TECH

Global Carbon Dioxide Levels Surge Past Climate Change Milestone

'The real elephant in the room is carbon dioxide.'

25/10/2016 18:52 | Updated 26 October 2016

This year, the average, annual, global CO2 level is set to surge past the 400 parts per million milestone for the first time.

It’s a continuation of rapidly accelerating levels of CO2 recorded in 2015, when particular months surpassed the climate change benchmark. 

These are the conclusions of a World Meteorological Organisation (WMO) report which cautions that the upward trend marks the start of a “new era” set to last “many generations”.

The powerful El Nino event of 2015-16 kickstarted the surge, with droughts in tropical regions reducing forests’ and other carbon sinks’ capacity to take in CO2, the report found.

“The year 2015 ushered in a new era of optimism and climate action with the Paris climate change agreement. But it will also make history as marking a new era of climate change reality with record high greenhouse gas concentrations,” said WMO Secretary-General Petteri Taalas. “The El Niño event has disappeared. Climate change has not.”

Feisal Omar / Reuters

Taalas praised a recent agreement to amend the Montreal Protocol and phase out hydroflurocarbons, but added:

“The real elephant in the room is carbon dioxide, which remains in the atmosphere for thousands of years and in the oceans for even longer.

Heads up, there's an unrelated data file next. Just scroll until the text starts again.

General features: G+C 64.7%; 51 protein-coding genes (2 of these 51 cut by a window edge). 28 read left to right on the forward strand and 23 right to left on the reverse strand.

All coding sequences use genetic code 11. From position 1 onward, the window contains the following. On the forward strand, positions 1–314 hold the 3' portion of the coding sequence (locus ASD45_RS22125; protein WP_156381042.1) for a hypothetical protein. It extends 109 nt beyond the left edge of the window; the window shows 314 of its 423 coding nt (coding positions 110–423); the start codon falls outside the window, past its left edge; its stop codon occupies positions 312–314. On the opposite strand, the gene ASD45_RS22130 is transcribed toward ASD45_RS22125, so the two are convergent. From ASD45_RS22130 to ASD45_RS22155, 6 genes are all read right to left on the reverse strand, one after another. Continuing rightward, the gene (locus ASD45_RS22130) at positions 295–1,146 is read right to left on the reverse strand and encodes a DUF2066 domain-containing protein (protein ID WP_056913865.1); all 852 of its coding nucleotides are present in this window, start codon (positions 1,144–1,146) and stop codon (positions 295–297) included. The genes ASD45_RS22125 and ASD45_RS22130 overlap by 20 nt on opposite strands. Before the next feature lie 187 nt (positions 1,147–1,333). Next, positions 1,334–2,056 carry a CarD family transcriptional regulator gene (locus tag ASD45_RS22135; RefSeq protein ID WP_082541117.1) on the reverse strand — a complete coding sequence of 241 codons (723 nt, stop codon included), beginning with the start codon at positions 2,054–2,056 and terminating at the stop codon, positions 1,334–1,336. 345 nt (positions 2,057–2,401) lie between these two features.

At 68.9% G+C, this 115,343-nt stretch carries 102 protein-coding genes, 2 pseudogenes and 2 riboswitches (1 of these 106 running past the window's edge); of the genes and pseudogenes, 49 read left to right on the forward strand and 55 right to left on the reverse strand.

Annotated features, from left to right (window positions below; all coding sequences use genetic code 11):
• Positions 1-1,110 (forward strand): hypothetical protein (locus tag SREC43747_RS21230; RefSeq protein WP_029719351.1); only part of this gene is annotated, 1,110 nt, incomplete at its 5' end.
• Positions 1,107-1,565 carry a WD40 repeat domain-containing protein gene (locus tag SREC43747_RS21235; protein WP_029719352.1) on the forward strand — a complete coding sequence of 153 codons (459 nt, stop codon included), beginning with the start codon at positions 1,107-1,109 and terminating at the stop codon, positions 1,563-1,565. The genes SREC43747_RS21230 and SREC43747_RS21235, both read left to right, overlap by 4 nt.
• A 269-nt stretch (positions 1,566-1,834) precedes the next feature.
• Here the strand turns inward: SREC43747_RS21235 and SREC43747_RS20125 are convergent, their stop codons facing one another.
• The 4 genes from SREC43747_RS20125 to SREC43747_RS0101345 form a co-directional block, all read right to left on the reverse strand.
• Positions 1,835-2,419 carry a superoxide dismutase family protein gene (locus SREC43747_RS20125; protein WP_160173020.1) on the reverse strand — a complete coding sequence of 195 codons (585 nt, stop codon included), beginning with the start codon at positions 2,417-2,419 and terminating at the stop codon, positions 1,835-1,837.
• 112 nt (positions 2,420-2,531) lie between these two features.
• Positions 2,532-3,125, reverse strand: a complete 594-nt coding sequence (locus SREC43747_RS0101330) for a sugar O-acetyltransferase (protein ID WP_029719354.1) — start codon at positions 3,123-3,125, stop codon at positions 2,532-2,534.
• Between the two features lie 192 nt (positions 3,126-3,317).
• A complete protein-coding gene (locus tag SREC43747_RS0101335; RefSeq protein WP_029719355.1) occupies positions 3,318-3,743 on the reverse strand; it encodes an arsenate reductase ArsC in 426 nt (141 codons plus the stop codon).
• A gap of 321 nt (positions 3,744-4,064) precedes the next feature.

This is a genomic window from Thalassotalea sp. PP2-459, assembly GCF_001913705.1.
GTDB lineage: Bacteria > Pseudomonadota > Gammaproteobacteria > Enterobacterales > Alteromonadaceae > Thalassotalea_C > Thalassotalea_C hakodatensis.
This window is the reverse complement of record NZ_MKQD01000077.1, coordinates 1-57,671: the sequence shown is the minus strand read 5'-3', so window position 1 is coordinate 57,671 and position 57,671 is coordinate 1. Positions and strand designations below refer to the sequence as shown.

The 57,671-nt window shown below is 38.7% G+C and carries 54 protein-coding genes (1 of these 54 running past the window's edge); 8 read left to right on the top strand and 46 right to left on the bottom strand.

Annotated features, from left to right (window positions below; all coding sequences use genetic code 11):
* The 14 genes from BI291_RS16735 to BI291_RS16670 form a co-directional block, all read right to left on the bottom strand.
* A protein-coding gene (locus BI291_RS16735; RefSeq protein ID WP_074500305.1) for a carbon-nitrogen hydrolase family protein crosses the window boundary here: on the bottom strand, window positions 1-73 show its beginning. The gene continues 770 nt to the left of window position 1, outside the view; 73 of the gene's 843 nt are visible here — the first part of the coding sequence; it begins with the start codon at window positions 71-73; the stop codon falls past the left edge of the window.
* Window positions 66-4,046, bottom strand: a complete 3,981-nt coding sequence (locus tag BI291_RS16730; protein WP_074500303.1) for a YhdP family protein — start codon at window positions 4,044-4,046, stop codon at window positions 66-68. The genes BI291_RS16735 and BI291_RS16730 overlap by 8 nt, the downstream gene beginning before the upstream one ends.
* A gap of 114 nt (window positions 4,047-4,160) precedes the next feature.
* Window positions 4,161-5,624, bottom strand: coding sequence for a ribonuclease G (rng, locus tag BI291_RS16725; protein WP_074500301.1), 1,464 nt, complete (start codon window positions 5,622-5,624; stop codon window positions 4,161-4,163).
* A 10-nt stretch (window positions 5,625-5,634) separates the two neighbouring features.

“Without tackling CO2 emissions, we can not tackle climate change and keep temperature increases to below 2°C above the pre-industrial era.

“It is therefore of the utmost importance that the Paris Agreement does indeed enter into force well ahead of schedule on 4 November and that we fast-track its implementation.”

Last month, researchers revealed that an immediate ban on tapping new fossil fuel reserves would not stop us from breaking COP21’s 1.5C global warming goal. 

Nor would an immediate cessation of coal mining if existing gas and oil reserves are allowed to run their course, the Oil Change International research showed. 

In fact, the team found that the only way to reduce warming to a safe level is phasing out many coal, gas and oil extractions earlier than planned.

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